In a recent article in Ecological Economics, Bosello et al (Ecological Economics 58(3), June 25, 2006, pp.579-591) make the surprising prediction that the first stages of global warming will, on balance, save a large number of lives.
However, Ackerman and Stanton believe that this work is based on 3 flawed assumptions, namely:
First, human populations are assumed to be unable to adapt to new climatic conditions, continuing to respond as they do today even as average temperatures gradually climb. Second, the focus on slow changes in average temperatures ignores the important issue of mortality and other impacts of extreme weather events related to climate change. Third, the incidence of increased heat-related cardio-vascular and respiratory mortality is restricted to urban areas while decreases in cold-related cardio-vascular mortality are assumed to occur in both urban and rural areas.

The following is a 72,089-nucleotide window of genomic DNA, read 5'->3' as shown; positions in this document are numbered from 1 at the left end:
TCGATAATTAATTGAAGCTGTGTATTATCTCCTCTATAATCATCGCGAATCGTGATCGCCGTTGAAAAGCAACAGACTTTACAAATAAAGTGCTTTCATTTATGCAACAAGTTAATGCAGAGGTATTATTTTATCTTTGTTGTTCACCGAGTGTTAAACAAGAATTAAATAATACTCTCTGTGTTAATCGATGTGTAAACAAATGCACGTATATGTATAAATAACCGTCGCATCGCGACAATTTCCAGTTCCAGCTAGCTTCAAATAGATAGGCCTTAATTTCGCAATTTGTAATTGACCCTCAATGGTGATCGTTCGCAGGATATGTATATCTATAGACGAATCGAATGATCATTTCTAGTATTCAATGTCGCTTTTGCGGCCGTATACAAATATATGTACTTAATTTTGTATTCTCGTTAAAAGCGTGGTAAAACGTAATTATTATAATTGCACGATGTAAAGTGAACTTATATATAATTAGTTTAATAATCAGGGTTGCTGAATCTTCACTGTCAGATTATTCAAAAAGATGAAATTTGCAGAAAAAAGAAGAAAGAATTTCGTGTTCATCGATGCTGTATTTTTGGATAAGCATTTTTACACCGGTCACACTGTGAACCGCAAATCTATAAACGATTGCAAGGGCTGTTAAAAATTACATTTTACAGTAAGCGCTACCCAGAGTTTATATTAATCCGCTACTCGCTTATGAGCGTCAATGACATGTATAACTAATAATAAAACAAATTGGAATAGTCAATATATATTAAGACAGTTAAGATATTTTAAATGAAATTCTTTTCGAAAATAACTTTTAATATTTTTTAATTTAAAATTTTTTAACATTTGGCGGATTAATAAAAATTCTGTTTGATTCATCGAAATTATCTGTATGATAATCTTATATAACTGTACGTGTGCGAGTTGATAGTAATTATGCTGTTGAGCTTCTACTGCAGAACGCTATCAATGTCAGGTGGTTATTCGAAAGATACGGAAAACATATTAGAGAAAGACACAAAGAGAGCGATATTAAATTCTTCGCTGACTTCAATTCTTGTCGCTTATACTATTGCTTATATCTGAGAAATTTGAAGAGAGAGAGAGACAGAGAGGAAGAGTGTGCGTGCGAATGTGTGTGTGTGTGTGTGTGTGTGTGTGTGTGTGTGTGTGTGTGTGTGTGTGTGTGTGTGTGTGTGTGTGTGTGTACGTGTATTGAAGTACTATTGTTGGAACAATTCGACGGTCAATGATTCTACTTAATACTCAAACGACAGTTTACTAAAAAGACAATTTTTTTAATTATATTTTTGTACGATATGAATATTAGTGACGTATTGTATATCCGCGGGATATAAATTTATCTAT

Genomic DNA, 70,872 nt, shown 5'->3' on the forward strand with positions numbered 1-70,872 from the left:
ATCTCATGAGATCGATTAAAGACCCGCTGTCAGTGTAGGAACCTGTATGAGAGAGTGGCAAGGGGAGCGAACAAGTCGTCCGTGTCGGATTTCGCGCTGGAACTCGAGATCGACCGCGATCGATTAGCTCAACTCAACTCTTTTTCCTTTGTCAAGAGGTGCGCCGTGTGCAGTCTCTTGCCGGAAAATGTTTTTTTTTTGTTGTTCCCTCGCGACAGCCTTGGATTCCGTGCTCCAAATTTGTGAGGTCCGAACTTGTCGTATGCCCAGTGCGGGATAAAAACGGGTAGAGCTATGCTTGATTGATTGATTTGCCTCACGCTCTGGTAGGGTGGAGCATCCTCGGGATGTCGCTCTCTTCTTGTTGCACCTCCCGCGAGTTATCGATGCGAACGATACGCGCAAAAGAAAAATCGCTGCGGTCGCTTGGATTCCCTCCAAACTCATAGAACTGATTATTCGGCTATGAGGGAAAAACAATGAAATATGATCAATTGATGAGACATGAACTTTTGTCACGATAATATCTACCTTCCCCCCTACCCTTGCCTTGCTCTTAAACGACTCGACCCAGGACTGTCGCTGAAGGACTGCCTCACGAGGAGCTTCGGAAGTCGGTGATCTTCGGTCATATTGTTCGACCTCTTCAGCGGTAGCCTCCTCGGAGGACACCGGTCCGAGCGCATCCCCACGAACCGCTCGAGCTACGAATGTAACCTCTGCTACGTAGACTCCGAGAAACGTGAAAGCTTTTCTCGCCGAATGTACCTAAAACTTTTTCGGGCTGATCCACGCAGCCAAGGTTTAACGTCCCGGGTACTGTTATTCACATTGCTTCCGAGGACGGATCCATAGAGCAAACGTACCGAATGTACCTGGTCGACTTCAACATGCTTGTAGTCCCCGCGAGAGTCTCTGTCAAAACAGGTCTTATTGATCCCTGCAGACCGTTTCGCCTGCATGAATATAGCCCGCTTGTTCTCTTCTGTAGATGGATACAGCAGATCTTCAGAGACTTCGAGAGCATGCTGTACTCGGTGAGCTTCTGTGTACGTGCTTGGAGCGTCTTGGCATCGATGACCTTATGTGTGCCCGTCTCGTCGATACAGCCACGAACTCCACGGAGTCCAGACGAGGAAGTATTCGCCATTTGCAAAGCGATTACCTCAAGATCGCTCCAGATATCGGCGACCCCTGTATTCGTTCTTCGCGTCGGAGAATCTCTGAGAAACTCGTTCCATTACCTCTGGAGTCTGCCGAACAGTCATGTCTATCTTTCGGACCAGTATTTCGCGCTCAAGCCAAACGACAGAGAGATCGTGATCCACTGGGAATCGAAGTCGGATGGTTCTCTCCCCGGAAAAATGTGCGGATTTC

Ackerman and Stanton could not reproduce the huge estimates made by Bosello et al, even using these flawed assumptions. Therefore:
a model that more accurately predicts the likely effects of climate change on mortality is essential to the formulation of climate and energy policies in countries around the world and to the future of international agreements regarding limits to the production of greenhouse gases. False optimism may have dangerous and long-lasting consequences.